(Bloomberg) -- Every American who wants a job has one.
That’s the street-level understanding of “full employment.” With a jobless rate that fell to 3.9 percent last month, many economists -- including policy makers at the Federal Reserve -- say the U.S. is basically there.
On the surface, it’s an odd time to turn the government into an employer of last resort, hiring anyone who wants to work. But that’s what many Democrats are proposing, and not just on the party’s left. Could-be presidential candidates, including senators Cory Booker of New Jersey and Kirsten Gillibrand of New York, are lining up behind versions of a jobs guarantee that may rank among the most radical economic plans debated in Congress for decades.
It would also be among the most expensive and disruptive, particularly for business -- part of the reason why the various draft bills likely won’t pass the current Congress and may struggle in future ones. Still, if politicians are betting that the once-fringe idea has traction, it’s because of doubts that underlie the upbeat labor-market headlines. What kind of jobs do fully-employed Americans have? And who’s left out of that picture?
At the heart of the first question are issues of security, conditions and pay.
“We have had a growth in employment, but we have not had a growth in employment of decent jobs,” said William Darity, an economics professor at Duke University’s Sanford School of Public Policy, who’s contributed to job-guarantee proposals. “That’s the big issue. People have precarious work, low-paid work, no benefits or few benefits.”
In America’s recovery from the 2008 crisis, growth has skewed toward the wealthy. Wages have grown slowly by past standards, especially for low-paid workers. Jobs are also becoming less secure. A landmark study by Princeton’s Alan Krueger and Harvard’s Lawrence Katz found that all the net positions created in the decade through 2015 fell into the category broadly labeled the gig economy: contract-based, on-call, outsourced.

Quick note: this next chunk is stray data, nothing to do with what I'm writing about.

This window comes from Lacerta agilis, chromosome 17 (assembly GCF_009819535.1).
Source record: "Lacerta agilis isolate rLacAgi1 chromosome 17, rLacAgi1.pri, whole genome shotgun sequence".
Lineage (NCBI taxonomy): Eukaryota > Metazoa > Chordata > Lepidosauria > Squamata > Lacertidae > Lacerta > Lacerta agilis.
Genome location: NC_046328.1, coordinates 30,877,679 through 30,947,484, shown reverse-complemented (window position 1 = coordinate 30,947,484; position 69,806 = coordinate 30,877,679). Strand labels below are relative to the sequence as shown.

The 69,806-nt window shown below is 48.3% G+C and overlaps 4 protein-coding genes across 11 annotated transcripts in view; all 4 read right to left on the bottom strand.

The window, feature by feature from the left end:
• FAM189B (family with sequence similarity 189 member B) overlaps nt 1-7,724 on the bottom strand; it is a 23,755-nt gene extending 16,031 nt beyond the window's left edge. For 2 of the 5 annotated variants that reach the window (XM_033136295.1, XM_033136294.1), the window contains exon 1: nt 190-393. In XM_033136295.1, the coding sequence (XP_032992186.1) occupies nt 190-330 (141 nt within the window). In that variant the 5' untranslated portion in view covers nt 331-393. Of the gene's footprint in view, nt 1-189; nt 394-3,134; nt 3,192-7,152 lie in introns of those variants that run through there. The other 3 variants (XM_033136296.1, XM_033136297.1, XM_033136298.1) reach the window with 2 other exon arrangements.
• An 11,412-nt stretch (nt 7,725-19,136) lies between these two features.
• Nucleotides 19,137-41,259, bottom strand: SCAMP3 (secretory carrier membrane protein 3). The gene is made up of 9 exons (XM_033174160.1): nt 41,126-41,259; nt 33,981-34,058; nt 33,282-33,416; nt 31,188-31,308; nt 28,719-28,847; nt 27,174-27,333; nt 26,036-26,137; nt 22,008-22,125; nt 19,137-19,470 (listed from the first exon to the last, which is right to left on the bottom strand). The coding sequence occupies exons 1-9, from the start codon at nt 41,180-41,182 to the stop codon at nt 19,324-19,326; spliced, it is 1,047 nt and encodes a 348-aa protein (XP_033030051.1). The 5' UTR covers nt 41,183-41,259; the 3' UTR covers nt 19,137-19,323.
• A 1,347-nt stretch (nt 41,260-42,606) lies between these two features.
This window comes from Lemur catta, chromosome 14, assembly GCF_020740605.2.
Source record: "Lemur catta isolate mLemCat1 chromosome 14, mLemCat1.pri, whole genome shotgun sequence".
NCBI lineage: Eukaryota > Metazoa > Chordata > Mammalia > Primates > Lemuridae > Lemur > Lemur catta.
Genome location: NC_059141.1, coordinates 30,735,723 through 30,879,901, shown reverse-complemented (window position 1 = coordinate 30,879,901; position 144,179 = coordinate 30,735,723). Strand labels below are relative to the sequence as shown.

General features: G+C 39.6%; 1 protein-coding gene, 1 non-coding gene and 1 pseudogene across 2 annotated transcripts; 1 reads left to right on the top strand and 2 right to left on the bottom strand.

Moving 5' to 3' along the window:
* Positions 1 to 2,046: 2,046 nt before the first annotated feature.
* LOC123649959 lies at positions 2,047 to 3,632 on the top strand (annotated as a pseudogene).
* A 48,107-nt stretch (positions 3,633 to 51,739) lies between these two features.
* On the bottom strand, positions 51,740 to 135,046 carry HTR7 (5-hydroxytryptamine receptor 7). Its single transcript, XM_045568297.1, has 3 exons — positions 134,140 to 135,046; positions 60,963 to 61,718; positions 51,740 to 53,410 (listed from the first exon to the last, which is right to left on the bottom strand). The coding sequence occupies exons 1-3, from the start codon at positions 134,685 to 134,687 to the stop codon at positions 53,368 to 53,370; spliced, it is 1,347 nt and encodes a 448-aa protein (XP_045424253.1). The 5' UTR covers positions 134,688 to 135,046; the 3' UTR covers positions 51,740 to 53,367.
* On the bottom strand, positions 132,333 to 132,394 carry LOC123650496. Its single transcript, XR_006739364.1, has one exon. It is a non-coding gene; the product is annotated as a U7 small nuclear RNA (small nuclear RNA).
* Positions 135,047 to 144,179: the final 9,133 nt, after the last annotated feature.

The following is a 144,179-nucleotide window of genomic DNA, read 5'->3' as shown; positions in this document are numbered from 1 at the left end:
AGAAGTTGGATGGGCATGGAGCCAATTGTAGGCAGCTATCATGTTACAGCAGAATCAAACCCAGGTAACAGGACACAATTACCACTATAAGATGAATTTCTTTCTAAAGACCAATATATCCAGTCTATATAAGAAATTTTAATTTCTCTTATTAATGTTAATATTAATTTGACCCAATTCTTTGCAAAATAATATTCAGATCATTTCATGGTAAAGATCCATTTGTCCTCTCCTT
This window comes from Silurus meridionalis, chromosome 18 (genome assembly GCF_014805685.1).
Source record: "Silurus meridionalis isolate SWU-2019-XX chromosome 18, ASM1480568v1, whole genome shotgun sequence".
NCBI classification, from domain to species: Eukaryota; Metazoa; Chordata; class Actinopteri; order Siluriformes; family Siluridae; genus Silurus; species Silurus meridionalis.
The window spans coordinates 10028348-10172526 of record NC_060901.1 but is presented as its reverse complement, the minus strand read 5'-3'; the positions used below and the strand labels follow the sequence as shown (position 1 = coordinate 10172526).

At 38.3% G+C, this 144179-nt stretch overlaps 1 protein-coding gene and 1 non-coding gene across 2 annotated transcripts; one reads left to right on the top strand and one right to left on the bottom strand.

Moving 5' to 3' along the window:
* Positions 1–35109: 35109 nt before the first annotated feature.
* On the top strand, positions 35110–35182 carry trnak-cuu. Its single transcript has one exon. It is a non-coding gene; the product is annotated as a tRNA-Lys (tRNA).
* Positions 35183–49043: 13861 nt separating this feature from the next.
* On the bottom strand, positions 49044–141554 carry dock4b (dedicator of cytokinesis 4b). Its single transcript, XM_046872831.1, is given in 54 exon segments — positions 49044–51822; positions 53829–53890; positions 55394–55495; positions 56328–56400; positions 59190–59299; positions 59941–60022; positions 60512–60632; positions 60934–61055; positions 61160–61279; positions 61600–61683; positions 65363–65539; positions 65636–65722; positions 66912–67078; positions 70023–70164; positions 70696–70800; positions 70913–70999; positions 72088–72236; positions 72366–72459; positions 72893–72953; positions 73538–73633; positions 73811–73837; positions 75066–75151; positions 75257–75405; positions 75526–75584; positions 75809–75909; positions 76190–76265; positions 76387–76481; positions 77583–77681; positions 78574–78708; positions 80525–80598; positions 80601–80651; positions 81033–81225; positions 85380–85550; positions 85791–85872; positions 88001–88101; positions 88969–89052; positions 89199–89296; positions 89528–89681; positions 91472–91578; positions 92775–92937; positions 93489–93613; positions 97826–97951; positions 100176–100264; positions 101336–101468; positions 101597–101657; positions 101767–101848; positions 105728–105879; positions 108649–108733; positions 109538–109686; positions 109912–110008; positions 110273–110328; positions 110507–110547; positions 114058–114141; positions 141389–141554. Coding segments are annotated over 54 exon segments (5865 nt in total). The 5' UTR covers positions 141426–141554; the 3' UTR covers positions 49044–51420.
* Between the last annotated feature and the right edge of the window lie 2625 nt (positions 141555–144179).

There are also 5 million part-timers who’d like to be full-time; 2.8 million people who lost a job last month or were on a temporary contract that ended; and 1.4 million who are looking for openings sporadically or have given up. The share of the working-age population that’s actually in work hasn’t recovered to the level it reached before the Great Recession, let alone its 2000 peak. Kevin Hassett, chairman of President Donald Trump’s Council of Economic Advisers, said in November that in some circumstances, more government hiring could help.
Their plan, a blueprint for a proposal that Vermont Senator Bernie Sanders is crafting, would offer work nationwide at $15 an hour, more than double the federal minimum wage. Funding would come from the federal government, but jobs would be assigned locally. There’d be a part-time option, and benefits including health care.
The net cost would be between $200 billion and $400 billion a year, the authors estimate. That’s roughly in the ballpark of federal spending on Medicaid, and would expand an already-widening budget deficit by as much as 2 percent of GDP.